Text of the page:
To my mind, since the turn of the year we have seen two big — and related — changes in financial markets relative to 2018, ie greater uncertainty and the return of volatility. Nowhere is this more true than for oil.
At the very start of the year benchmark Brent crude stood at USD66.57 per barrel (pb). On 12 February it hit a year-to-date (YTD) low of USD62.59pb. Then on 23 April we saw a YTD closing high of USD74.71pb (having briefly topped USD75pb during the day), ie an increase of better than 20% in just ten weeks. Furthermore, this was the highest level at which we had seen Brent since the big sell-off triggered by Saudi Arabia’s blocking of any cuts in output at the 27 November 2014 Opec Ordinary Meeting. Compare this to 2017 when a rise of around 20% took pretty much the whole year!
Most oil experts seem to agree that the broad upward trend in the price since mid-February is in significant part thanks to a tightening in the market, as a recent analysis by Reuters’s John Kemp makes clear. I agree.
However, and with all due respect to Mr Kemp, I think the headline to his article that this amounts to “mission accomplished” for Opec is giving the organisation — together with Russia — a little too much credit, its worthy (and uncharacteristically successful) efforts in constraining its members’ output since the start of 2017 notwithstanding. For starters, even though Venezuela is a member, Opec can hardly be credited with the fall in output there of almost 20% last year, attributed largely (and correctly, in my view) to a combination of incompetent management and the country’s dire domestic political situation.
The 'POTUS Premium'
This has not, however, prevented US President Donald Trump from claiming that this year’s increase is down to Opec’s pushing the price “artificially very high”. His characteristic tweeting to this effect on 20 April caused some immediate (though short-lived) softening in the price. And this is by no means the only occasion in the past few weeks when one could legitimately point the finger at Mr Trump for directly or indirectly affecting the oil price. Consider.
- On 22 March Mr Trump named John Bolton as his National Security Advisor. This put over USD1.50 (ie over 2%) on a barrel immediately. Furthermore, futures leapt by 5.7% over related geopolitical jitters. This was described by Bloomberg as the “Bolton premium” but is more accurately seen, in my view, as part of a de facto Trump premium.
- Between 29 March and 6 April, Brent slid from USD70.27 to USD67.11pb over concerns that Mr Trump was about to start a trade war with China which would have a negative impact on economic growth and therefore on demand for oil. This despite the fact that Yemen twice launched missile attacks on Saudi Arabian oil-related assets in that period. As David Sheppard highlighted in the 5 April edition of the Financial Times (subscriber access only):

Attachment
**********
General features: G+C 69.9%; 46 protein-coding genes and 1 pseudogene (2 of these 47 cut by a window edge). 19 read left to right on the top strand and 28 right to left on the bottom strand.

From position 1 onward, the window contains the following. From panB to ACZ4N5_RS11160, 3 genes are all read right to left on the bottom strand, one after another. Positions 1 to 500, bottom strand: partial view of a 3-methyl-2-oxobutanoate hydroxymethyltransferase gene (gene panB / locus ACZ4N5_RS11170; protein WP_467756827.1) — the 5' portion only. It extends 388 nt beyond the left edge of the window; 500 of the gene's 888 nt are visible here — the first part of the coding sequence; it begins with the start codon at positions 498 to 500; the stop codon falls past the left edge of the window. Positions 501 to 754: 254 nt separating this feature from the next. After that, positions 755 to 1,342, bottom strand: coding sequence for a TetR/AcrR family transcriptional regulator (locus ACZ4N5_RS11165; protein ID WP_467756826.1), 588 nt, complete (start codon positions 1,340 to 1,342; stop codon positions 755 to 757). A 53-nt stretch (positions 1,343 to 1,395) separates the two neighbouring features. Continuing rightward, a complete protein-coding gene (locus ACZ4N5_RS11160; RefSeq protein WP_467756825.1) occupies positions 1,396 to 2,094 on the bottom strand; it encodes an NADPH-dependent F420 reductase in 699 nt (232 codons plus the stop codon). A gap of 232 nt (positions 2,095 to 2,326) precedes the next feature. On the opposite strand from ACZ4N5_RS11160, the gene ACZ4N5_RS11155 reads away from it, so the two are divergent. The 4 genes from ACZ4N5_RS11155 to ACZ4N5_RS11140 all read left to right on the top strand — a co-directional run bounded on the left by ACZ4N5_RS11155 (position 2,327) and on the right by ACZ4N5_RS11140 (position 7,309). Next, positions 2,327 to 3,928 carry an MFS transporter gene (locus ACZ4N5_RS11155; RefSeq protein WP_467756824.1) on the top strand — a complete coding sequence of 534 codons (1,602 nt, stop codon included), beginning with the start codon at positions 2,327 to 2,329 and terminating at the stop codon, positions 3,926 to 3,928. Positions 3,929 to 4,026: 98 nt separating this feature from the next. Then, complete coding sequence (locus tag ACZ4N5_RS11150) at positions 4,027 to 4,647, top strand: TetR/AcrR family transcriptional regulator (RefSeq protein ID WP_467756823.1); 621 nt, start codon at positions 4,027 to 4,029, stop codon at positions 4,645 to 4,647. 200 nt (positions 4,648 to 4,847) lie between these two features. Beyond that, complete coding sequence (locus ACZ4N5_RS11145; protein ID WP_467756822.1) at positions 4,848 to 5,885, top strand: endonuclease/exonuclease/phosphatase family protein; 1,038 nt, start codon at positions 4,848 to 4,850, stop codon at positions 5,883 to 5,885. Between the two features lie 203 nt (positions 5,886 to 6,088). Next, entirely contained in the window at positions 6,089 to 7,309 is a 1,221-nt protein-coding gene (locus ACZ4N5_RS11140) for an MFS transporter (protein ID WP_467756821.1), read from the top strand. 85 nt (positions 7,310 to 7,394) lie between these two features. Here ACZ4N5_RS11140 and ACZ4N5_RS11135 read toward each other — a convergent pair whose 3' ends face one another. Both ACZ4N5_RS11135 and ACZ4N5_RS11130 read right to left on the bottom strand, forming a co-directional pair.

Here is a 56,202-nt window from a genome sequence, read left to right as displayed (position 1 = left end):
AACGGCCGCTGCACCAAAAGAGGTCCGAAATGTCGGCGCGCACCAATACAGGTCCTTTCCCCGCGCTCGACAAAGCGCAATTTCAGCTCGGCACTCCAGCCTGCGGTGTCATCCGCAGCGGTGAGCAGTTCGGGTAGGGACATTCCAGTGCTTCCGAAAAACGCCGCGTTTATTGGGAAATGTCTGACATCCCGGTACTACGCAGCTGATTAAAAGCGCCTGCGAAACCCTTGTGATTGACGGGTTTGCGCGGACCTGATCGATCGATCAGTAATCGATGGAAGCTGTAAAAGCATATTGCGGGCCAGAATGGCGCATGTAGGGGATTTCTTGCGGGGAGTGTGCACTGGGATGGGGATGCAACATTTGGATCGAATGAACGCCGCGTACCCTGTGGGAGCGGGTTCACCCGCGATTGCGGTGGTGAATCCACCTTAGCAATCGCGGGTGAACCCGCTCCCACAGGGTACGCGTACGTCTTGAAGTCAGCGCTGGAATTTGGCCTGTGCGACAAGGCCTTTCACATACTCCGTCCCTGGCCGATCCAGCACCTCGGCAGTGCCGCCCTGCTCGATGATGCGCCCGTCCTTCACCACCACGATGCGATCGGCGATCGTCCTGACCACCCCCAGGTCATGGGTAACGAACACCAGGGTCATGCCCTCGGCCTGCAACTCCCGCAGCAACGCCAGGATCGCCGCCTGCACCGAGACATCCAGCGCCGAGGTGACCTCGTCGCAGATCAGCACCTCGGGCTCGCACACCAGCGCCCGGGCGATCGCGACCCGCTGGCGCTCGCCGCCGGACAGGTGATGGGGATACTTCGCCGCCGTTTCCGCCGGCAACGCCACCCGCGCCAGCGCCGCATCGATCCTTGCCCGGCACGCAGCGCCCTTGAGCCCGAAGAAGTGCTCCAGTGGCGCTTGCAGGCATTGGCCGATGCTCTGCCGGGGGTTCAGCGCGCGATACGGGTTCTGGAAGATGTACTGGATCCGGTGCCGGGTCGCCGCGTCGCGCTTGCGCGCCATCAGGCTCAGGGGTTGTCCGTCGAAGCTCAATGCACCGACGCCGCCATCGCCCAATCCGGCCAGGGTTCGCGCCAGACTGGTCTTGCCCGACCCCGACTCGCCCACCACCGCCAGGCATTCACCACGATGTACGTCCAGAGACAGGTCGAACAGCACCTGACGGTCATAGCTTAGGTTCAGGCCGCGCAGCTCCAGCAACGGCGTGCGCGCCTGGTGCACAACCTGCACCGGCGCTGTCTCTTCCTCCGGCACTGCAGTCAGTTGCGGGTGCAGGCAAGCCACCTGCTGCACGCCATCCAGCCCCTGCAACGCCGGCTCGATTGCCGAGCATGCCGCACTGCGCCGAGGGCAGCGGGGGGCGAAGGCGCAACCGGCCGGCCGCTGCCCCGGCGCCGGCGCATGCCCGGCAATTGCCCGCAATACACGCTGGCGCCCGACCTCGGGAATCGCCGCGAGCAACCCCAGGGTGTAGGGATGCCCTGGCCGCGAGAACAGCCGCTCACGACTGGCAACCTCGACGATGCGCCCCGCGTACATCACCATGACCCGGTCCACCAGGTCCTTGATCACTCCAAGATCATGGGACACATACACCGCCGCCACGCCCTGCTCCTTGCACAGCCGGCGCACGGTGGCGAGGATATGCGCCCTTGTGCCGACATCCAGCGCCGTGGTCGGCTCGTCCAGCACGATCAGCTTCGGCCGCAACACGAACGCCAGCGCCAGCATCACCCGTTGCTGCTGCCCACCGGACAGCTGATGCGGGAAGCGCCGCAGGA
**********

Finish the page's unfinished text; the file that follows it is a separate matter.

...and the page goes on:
"Oil traders, distracted for now by a brewing trade war between the US and China, are at risk of growing complacent. But it is unlikely they will be able to discount Saudi Arabia’s conflict in Yemen much longer.”
- Mr Trump’s reaction to 7 April reports of an apparent chemical attack in Syria sent Brent sharply higher again — to USD72.58pb by 13 April. When the reality of the 13 April cruise missile strikes failed to match some of his earlier rhetoric, we saw the price ease again, back to USD71.42pb.
- It is fair to assume that, since then, the resumption of upward movement in the price has been driven significantly by the war of words between Tehran and Washington; and that the latest slight down-tick was thanks to Mr Trump’s not entirely dissing (so far) French President Emmanuel Macron’s efforts to persuade him to sign the sanctions waiver related to the Joint Comprehensive Plan of Action (JCPOA) when it comes up for renewal no later than 12 May. However, Iranian President Hassan Rouhani’s response to the proposal to scrap the JCPOA in favour of forging a new and bigger deal was enough to ensure that this dip was short-lived.
All of this has been taking place against a backdrop of persistent reports that Saudi Arabia wants Brent at USD80pb (or possibly higher still). If these are well-founded (and I believe they are), one prime motivation must surely be Crown Prince Mohammad bin Salmon’s (MBS) domestic political need to see Saudi Aramco listed sooner rather than later as the potential key to kick-starting his economic reform programme — and on the basis of a generous valuation of the firm which most experts believe Brent at USD70pb would certainly not support.
Thus, we have at least three possible contributory factors to our 20% price rise since mid-February. However, I frankly doubt that Saudi talk of the desirability of a higher price would have had much, if any, impact had it not been for the favourable context. But I do believe that both the tighter market and (discounting the possible trade war-related dip) perceived political risk have both made their mark. Quite how much is attributable to each is hard to say; but, in my opinion, based on movements around the events outlined above, I would attribute at least USD3pb and possibly as much as USD5pb to the Trump premium.